How Americans Get to Work

commute_hi.jpg

According to a new U.S. Census Bureau analysis of data from the American Community Survey, most Americans drive to work — alone, and public transportation commuters are concentrated in a handful of large cities. From the Bureau’s press release:

Despite rising fuel costs, commuters continued to drive their cars in 2005. The survey, gathered over the course of the year, found that driving to work was the favored means of commute of nearly nine out of 10 workers (87.7 percent), with most people (77 percent) driving alone.

In contrast, 4.7 percent of commuters used public transportation to travel to work in 2005, an increase of about 0.1 percent over 2000 levels. About half of the nation’s public transportation commuters can be found in 10 of the nation’s 50 cities with the most workers age 16 or over.

"With each succeeding year, we’ll be able to see how people respond to changing circumstances, such as rising gas prices," said Census Bureau Director Louis Kincannon.

The survey found that Portland, Oregon has the highest rate of bicycle commuting at 3.5 percent. New York is number 28 on the list with a 0.5 percent bike commuting rate but ranks number one in total number of cyclists with nearly twice as many bike commuters as Portland.

Among large cities, Boston has the highest rate of workers who walk to work at 12.5 percent. New York, which is often thought of as the country’s best walking city, was 4th on the list at 9.4 percent behind Washington D.C. and San Francisco.

You can download the entire report here (Excel).

  • I think that good public transport reduced the number of people who bike. Not that it’s a bad thing, but as long as I have great subway access it’s hard to get all dressed up to ride in the winter.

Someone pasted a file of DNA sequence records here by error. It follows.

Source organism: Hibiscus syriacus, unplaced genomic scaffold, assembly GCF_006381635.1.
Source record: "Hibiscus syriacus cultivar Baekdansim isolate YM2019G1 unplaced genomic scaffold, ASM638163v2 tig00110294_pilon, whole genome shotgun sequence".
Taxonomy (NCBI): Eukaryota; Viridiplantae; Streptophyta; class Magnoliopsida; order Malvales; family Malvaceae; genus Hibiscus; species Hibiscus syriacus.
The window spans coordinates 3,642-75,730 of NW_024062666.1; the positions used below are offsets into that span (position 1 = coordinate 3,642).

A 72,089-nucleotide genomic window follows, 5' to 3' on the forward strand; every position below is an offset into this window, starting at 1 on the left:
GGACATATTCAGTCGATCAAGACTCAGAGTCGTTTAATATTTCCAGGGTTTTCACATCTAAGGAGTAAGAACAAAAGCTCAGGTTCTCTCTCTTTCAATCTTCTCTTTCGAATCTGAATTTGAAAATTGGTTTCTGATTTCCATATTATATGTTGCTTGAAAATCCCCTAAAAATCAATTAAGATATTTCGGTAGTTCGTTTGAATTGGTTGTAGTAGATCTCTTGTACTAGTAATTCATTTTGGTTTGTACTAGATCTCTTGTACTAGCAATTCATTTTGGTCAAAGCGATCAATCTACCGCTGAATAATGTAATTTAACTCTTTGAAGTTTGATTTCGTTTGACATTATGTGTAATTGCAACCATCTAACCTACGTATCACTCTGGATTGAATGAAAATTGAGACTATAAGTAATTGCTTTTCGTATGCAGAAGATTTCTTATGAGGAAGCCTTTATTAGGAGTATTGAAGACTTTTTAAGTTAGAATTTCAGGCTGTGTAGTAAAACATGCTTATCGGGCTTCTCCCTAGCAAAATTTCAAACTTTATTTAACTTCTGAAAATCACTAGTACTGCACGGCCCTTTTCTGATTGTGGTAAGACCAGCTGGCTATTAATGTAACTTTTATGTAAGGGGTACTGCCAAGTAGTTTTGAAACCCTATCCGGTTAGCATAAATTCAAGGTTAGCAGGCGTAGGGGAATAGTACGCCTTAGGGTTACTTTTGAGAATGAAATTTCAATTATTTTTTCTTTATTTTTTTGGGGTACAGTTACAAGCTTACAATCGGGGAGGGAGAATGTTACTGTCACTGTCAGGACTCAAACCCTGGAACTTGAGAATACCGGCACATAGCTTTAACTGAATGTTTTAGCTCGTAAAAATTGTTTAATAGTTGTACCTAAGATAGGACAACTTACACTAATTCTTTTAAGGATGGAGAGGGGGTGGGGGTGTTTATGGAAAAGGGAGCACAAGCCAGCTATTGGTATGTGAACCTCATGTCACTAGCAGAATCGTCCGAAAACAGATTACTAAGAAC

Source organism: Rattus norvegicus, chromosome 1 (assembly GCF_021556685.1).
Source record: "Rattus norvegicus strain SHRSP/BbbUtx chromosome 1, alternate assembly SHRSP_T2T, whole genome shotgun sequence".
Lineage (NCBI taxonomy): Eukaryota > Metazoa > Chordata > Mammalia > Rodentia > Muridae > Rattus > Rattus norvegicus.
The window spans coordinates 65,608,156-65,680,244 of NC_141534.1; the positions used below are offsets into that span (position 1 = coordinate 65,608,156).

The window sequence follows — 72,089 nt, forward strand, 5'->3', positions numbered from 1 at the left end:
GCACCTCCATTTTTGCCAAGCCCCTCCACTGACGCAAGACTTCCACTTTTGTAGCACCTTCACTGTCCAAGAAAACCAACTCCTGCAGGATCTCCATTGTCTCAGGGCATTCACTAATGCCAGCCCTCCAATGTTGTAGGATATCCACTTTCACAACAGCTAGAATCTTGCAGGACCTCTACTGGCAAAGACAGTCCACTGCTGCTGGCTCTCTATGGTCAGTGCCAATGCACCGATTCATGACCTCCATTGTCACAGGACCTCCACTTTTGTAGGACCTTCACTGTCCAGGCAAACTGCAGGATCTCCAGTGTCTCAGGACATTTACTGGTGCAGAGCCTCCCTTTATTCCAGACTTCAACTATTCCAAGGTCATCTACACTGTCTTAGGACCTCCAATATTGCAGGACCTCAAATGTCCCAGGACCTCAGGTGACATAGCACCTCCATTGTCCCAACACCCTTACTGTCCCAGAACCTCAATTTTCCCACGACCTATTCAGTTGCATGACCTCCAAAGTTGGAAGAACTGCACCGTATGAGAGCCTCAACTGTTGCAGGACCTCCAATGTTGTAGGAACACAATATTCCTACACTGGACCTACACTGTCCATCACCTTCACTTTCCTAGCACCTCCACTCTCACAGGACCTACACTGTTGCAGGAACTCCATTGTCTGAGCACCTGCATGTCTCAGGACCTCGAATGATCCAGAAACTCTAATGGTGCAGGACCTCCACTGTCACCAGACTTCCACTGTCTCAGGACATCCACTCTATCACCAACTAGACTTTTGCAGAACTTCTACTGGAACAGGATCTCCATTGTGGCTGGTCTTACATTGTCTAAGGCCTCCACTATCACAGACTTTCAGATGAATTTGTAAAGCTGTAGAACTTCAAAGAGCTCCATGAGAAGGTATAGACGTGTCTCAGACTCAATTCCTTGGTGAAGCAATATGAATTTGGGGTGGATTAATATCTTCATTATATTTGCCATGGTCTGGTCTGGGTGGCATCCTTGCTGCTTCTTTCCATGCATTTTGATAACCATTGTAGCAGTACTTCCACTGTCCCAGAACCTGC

• Daniel

    I’m sure I’m not the only one who doesn’t bike to work simply because I enjoy my bike and don’t want it stolen. I know that I could buy a 30-lb, $500 bike chain, but that just seems like to much effort compared to hoping on the subway. NYC needs to offer pay per use, secure bike lockers like the one in Berkeley, CA.

  • david

    I fly to work each week – How come thats not a category?

  • I think that’s “other means”

  • john

    what about if this city got more places to LOCK bikes…sometimes i have to park 4-5 blocks away. WTF???

ALSO ON STREETSBLOG

Census: American Bike Commuting Up Nine Percent in 2012

|
Congratulations, America. We’re biking to work more than ever before. We’ve known for a while that Americans are driving less than they used to, even as the economy grows. And just about every quarter, the American Public Transportation Association delivers more stats about increasing transit ridership. Now the Census brings another measure of Americans’ shifting transportation […]

Arlington, Virginia: Livable By Design

|
It’s clear you have arrived on the sustainable transportation scene when the president of the League of American Bicyclists asks if you are the new Amsterdam. Yes, Arlington, Virginia is a rising star in the livable cities movement. And new Census data is bearing out the Washington suburb’s reputation as a mid-Atlantic biking and transit […]